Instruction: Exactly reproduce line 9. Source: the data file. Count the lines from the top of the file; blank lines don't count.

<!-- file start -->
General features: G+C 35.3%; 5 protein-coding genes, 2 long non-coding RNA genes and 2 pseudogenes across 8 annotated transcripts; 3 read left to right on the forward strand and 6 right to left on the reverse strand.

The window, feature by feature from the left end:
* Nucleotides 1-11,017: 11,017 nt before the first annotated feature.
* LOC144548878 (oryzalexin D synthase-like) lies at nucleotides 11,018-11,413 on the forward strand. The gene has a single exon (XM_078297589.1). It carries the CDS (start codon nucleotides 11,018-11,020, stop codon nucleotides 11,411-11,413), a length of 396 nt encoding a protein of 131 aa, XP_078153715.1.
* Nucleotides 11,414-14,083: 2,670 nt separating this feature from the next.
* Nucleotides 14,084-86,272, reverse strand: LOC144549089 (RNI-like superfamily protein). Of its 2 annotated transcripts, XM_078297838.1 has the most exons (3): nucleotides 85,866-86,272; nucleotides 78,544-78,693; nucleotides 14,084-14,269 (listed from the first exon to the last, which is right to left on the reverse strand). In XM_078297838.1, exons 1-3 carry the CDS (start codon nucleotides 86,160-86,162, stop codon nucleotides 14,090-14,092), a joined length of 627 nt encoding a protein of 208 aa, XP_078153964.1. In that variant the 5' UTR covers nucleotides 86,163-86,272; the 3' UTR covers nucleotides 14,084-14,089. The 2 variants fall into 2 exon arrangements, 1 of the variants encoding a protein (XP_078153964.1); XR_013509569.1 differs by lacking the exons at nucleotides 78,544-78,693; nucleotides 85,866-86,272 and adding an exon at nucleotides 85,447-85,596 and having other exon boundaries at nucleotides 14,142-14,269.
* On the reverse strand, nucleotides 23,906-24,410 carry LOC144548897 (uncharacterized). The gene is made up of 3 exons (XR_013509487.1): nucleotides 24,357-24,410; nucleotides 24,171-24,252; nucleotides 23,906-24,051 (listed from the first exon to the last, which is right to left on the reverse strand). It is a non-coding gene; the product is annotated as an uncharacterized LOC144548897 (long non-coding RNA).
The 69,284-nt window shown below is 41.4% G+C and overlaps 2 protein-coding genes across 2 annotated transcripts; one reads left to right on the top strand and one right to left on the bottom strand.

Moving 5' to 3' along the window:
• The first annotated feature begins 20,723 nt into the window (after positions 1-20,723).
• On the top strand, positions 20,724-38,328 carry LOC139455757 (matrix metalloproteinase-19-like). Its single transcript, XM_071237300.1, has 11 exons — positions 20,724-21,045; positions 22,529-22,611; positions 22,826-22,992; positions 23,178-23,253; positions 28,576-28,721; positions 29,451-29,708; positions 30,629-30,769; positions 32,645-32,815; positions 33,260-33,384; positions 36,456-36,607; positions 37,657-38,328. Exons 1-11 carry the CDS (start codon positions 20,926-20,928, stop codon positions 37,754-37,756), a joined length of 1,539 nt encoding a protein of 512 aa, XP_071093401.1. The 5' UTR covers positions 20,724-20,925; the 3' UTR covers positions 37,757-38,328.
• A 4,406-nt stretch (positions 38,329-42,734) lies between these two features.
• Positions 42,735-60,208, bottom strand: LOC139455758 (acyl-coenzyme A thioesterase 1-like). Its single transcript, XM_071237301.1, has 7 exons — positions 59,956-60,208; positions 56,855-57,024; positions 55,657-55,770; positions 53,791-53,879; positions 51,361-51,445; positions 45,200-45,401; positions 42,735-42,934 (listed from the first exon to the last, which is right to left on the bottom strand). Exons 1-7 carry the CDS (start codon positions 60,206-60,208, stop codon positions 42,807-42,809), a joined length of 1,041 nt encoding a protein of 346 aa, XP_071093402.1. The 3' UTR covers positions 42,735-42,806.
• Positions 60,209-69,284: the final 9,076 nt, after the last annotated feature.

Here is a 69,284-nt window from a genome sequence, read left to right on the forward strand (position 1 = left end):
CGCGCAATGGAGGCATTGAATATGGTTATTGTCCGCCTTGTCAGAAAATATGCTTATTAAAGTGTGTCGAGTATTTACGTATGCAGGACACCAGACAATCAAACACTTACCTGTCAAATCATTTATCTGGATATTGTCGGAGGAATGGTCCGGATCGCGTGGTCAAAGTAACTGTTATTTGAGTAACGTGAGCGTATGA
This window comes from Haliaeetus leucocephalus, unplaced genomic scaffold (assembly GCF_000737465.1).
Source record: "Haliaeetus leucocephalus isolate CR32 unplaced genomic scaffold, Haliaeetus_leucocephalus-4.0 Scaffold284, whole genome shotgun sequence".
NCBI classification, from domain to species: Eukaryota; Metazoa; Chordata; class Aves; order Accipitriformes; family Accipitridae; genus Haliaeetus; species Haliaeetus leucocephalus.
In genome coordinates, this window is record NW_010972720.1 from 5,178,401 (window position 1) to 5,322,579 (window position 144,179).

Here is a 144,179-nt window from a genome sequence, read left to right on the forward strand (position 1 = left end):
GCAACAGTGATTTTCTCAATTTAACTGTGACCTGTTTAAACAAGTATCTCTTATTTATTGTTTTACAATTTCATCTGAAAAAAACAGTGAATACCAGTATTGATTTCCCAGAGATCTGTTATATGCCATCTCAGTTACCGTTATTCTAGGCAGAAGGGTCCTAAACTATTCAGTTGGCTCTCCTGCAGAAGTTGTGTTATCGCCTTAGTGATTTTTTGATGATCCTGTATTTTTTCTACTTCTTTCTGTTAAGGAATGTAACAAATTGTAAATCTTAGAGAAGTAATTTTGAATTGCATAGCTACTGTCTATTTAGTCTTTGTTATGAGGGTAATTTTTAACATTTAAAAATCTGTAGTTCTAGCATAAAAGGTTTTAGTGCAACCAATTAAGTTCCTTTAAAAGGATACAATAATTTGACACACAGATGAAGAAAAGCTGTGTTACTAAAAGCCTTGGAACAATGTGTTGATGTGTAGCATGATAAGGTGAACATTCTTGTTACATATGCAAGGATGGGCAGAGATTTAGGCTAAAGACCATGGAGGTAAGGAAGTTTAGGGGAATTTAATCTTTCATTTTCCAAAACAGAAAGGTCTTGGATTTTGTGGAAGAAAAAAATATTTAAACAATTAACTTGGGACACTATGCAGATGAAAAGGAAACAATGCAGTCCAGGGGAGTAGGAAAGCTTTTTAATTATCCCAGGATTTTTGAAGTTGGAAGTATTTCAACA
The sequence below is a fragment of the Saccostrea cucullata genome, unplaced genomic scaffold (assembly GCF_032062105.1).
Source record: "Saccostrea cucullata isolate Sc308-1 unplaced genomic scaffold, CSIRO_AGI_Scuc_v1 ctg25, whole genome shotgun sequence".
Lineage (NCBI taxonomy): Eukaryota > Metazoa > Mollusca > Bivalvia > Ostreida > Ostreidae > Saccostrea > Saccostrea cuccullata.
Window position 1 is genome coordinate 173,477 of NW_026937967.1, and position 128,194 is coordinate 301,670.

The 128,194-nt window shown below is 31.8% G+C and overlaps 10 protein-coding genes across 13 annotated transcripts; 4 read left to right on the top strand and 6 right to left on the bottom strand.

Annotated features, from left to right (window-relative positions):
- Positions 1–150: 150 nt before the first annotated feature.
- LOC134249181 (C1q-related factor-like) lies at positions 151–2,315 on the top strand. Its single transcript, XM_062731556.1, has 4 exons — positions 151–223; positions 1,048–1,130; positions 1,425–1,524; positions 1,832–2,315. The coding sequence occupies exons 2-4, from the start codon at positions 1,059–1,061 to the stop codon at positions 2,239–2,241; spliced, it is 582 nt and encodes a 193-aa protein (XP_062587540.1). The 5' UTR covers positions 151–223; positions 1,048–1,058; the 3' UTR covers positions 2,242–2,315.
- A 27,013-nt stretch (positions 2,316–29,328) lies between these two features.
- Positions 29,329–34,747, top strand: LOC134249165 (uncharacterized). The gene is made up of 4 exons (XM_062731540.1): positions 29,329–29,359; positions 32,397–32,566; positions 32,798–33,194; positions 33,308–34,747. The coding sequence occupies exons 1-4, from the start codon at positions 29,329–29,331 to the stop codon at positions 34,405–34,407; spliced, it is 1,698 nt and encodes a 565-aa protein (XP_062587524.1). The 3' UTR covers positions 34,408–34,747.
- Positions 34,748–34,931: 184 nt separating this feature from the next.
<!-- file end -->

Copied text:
Moving 5' to 3' along the window: